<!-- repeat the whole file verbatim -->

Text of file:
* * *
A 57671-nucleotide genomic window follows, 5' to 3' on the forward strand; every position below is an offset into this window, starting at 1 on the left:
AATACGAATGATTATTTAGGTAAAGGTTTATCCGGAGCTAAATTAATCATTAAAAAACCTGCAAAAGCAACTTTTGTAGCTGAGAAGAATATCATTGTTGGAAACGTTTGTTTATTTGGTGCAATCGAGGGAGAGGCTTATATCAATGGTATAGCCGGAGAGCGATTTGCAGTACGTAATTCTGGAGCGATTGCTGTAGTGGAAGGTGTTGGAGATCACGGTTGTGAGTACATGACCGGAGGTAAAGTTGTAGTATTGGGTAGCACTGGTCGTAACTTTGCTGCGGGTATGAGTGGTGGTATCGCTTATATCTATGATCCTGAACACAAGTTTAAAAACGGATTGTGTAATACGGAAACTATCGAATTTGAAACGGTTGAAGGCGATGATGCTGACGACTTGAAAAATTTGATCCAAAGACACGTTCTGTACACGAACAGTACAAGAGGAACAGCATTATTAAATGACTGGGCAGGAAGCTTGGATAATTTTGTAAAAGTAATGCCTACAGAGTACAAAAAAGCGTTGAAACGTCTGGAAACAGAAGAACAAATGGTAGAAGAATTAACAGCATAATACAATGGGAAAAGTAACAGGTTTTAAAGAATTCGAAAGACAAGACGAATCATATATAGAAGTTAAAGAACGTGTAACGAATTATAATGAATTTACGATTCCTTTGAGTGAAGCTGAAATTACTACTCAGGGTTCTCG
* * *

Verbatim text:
A 57671-nucleotide genomic window follows, 5' to 3' on the forward strand; every position below is an offset into this window, starting at 1 on the left:
AATACGAATGATTATTTAGGTAAAGGTTTATCCGGAGCTAAATTAATCATTAAAAAACCTGCAAAAGCAACTTTTGTAGCTGAGAAGAATATCATTGTTGGAAACGTTTGTTTATTTGGTGCAATCGAGGGAGAGGCTTATATCAATGGTATAGCCGGAGAGCGATTTGCAGTACGTAATTCTGGAGCGATTGCTGTAGTGGAAGGTGTTGGAGATCACGGTTGTGAGTACATGACCGGAGGTAAAGTTGTAGTATTGGGTAGCACTGGTCGTAACTTTGCTGCGGGTATGAGTGGTGGTATCGCTTATATCTATGATCCTGAACACAAGTTTAAAAACGGATTGTGTAATACGGAAACTATCGAATTTGAAACGGTTGAAGGCGATGATGCTGACGACTTGAAAAATTTGATCCAAAGACACGTTCTGTACACGAACAGTACAAGAGGAACAGCATTATTAAATGACTGGGCAGGAAGCTTGGATAATTTTGTAAAAGTAATGCCTACAGAGTACAAAAAAGCGTTGAAACGTCTGGAAACAGAAGAACAAATGGTAGAAGAATTAACAGCATAATACAATGGGAAAAGTAACAGGTTTTAAAGAATTCGAAAGACAAGACGAATCATATATAGAAGTTAAAGAACGTGTAACGAATTATAATGAATTTACGATTCCTTTGAGTGAAGCTGAAATTACTACTCAGGGTTCTCG